Griebel: “As an administrator in schools, I’ve had lots of experience with budgets — as a principal at a junior high school, and as principal at a high school. I have participated in managing not only my own school budget, but participated with input into a district-wide budget. Unfortunately, as we all know, when the city here went through tough times, schools were going through tough times as well, and had to participate in some pretty tough discussions about cutting budgets and what priorities were, and ultimately I had to make personnel decisions about cutting people’s jobs.

“I think the most important thing in any budget is the safety of the people who live here and the people who visit here. If people don’t feel safe, if this isn’t a community that people enjoy living in and feel safe living in, they are not going to want to stay and tourists are not going to want to come here was well. So safety and maintaining the safety of our area is very important.

“Second would be infrastructure. The roads: we all want to drive around here without hitting a pothole. You need to be able to get from place to place. You want to be able to have fresh water coming to you from the utilities, so we need to maintain the infrastructure that we have and continue to improve it.”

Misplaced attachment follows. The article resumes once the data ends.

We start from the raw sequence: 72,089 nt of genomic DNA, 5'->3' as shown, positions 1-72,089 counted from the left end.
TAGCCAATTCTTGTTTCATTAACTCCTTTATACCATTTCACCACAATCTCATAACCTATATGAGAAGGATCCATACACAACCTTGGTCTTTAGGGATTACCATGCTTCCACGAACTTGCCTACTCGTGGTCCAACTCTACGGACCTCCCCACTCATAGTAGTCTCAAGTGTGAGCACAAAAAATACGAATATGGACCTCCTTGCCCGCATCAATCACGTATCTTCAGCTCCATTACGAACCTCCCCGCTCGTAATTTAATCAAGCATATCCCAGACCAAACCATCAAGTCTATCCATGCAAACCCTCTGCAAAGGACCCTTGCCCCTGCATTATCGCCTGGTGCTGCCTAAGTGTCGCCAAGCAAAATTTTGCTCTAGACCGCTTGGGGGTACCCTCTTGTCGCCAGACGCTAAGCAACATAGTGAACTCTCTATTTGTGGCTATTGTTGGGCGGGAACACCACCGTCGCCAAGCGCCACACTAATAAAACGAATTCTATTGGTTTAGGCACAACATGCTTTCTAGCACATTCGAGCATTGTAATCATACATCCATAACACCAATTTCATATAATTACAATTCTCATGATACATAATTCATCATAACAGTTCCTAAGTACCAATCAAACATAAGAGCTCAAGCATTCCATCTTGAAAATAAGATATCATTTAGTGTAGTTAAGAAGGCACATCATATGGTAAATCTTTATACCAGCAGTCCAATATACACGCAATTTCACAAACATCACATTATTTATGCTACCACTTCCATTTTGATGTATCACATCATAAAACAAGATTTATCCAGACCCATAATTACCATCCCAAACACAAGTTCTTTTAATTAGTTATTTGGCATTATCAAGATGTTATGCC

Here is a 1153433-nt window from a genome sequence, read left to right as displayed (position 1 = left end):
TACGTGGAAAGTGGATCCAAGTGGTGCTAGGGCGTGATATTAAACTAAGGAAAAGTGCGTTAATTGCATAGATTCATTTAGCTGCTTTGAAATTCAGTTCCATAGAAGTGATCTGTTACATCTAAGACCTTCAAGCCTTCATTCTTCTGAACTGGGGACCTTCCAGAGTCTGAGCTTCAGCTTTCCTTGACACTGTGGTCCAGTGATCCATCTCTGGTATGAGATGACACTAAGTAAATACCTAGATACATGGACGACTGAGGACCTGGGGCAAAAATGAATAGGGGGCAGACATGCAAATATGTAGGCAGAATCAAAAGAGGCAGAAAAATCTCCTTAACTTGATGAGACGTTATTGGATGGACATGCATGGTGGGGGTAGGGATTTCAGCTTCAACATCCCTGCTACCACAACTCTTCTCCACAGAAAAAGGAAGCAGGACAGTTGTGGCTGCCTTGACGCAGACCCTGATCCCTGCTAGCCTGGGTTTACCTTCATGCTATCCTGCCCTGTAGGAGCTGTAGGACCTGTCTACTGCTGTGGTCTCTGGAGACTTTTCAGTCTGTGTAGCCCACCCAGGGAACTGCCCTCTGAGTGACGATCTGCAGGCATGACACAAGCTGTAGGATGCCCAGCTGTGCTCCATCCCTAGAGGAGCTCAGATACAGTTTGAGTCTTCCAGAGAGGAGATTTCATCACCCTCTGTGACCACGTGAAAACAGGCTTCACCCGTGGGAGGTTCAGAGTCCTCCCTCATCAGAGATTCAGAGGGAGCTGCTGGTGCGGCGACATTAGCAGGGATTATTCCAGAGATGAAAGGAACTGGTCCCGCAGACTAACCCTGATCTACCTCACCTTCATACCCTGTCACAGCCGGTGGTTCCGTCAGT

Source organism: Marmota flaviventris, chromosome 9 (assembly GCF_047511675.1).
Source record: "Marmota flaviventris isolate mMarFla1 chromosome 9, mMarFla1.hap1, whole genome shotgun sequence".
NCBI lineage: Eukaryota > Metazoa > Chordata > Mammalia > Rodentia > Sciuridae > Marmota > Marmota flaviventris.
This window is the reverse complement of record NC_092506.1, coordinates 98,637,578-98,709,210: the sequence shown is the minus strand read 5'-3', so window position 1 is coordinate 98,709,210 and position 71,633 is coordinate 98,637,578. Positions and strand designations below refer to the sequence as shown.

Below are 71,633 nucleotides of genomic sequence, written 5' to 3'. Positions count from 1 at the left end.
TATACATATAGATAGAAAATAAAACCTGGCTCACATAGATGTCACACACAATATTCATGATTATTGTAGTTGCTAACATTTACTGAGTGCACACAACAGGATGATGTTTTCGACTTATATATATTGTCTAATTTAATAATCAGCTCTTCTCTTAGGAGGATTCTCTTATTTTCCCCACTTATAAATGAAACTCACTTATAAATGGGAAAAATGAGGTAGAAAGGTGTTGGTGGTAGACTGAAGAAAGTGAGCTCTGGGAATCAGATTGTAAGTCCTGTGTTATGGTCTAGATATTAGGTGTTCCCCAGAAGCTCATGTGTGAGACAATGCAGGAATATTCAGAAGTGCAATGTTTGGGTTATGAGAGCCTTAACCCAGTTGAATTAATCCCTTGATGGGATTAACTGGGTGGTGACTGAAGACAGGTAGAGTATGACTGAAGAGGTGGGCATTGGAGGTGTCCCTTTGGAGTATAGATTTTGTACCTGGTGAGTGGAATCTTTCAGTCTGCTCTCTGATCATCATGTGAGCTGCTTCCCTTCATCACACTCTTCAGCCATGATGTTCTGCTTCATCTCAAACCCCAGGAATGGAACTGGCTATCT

Conniry: “The important thing to me — and it has been ever since I have been here — is that the decisions that are being made on the City Council have to be made with the citizens’ input. We need to continue to work to make that more so. When we offer an opportunity at the budget sessions for citizens to step forward with public comment, you notice there are usually not many. The public is very afraid to step up to a microphone in a City Council meeting, which is the reason we pushed for Town Hall meetings where we could have a more informal area. Regardless of who is appointed to this position, it is my stance that we can utilize those Town Halls more, include the community in the conversation so that the people who have been elected to serve the public can have a better knowledge of the things that are important.”

Darling: “I’m going to be the odd man out here and point out that joining the council mid-term like this means a lot of catch-up at first. I’m going to fly a little higher and talk about things I think are important further down the road, and that would be planning. Infrastructure is certainly a concern, but more importantly an evaluation of all of our mechanical systems, our roads, our equipment in one place is going to be key to knowing where the money might go. I remember with the hard times around here, we have just been reactive and not proactive on some of this. Just having it all in one place puts you in a better position to prioritize what you have to do, what you’d like to do and what is probably not going to happen. Additionally, I am a fan of the Transportation Benefit District right now. Knowing that the roads aren’t going to get any better, it’s time to react now before they are going to get much worse.”

All four candidates will appear before the council on Aug. 22.